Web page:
This poem, Autobiography in Five Chapters brings out the way we can address this phenomena:


Chapter 1

I walk down the street.
There is a deep hole in the sidewalk.
I fall in.
I am lost ... I am helpless.
It isn't my fault.
It takes forever to find a way out.


Chapter 2

I walk down the same street.
There is a deep hole in the sidewalk.
I pretend I don't see it.
I fall in again.
I can't believe I am in the same place.
But it isn't my fault.
It still takes a long time to get out.


Chapter 3

I walk down the same street.
There is a deep hole in the sidewalk.
I see it is there.
I still fall in ... it's a habit.
My eyes are open.
I know where I am.
It is my fault.
I get out immediately.


Chapter 4

I walk down the same street.
There is a deep hole in the sidewalk.
I walk around it.


Chapter 5

I walk down another street.

~ Portia Nelson ~ 


Once we take responsibility for our actions and recognize their consequences, we are able to break out of the cycle of habitual behavior. Of course, chapter two can go on for quite some time until we finally acknowledge that we are caught in a habit and we recognize that we can change our behavior. With those two realizations, there is ownership and accountability. "I didn't dig the hole but I am responsible for falling in and I can do something about it."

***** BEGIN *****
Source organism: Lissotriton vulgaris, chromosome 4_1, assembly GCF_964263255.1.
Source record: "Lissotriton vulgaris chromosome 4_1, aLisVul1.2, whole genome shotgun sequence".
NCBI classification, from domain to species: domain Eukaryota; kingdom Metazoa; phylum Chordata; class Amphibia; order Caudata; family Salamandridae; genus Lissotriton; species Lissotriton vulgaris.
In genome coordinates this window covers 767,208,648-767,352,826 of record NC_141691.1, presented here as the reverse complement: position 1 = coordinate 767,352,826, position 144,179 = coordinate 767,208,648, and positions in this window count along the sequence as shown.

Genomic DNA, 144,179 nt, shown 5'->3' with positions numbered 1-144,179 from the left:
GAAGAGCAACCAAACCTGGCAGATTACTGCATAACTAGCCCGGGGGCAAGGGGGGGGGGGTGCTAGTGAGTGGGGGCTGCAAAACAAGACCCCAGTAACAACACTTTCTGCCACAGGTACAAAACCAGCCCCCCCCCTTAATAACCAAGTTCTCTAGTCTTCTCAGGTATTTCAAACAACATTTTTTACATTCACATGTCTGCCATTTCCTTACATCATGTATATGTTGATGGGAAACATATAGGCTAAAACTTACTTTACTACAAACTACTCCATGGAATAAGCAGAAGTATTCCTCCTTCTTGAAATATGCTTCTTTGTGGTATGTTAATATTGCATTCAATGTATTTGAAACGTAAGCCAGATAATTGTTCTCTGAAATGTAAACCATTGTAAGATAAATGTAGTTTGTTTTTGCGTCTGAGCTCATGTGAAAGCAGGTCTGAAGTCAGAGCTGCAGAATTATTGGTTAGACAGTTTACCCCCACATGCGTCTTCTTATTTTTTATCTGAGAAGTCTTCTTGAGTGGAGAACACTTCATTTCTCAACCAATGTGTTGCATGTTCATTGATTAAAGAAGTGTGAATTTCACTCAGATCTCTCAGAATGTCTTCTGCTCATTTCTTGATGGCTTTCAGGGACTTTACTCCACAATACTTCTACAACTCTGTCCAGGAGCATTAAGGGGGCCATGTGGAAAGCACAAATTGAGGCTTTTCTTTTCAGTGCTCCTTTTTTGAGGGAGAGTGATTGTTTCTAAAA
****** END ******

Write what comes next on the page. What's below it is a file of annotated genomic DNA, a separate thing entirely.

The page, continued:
Note the difference between taking responsibility for falling in and beating yourself up for it. "Yes, it was my fault but I can't do anything about the past. I am not a bad person for continuing to fall in, just habituated. I can't change the past. I can change the future."


In chapter three, there is a breakthrough but there is no magic. It is not at all easy to change a habit. It requires knowing that change is possible, persistent effort and patience.